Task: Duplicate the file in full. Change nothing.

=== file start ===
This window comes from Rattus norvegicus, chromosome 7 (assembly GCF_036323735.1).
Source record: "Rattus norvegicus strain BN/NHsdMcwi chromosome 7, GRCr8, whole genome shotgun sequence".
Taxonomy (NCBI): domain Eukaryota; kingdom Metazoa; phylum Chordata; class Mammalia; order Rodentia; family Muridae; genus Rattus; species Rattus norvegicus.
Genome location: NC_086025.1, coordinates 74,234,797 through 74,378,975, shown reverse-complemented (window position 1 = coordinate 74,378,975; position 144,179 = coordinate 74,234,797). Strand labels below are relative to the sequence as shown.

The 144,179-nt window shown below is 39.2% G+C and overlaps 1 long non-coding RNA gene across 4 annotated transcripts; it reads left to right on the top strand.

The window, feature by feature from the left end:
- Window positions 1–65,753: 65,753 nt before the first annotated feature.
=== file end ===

This window comes from Rattus norvegicus, chromosome 7 (assembly GCF_036323735.1).
Source record: "Rattus norvegicus strain BN/NHsdMcwi chromosome 7, GRCr8, whole genome shotgun sequence".
Taxonomy (NCBI): domain Eukaryota; kingdom Metazoa; phylum Chordata; class Mammalia; order Rodentia; family Muridae; genus Rattus; species Rattus norvegicus.
Genome location: NC_086025.1, coordinates 74,234,797 through 74,378,975, shown reverse-complemented (window position 1 = coordinate 74,378,975; position 144,179 = coordinate 74,234,797). Strand labels below are relative to the sequence as shown.

The 144,179-nt window shown below is 39.2% G+C and overlaps 1 long non-coding RNA gene across 4 annotated transcripts; it reads left to right on the top strand.

The window, feature by feature from the left end:
- Window positions 1–65,753: 65,753 nt before the first annotated feature.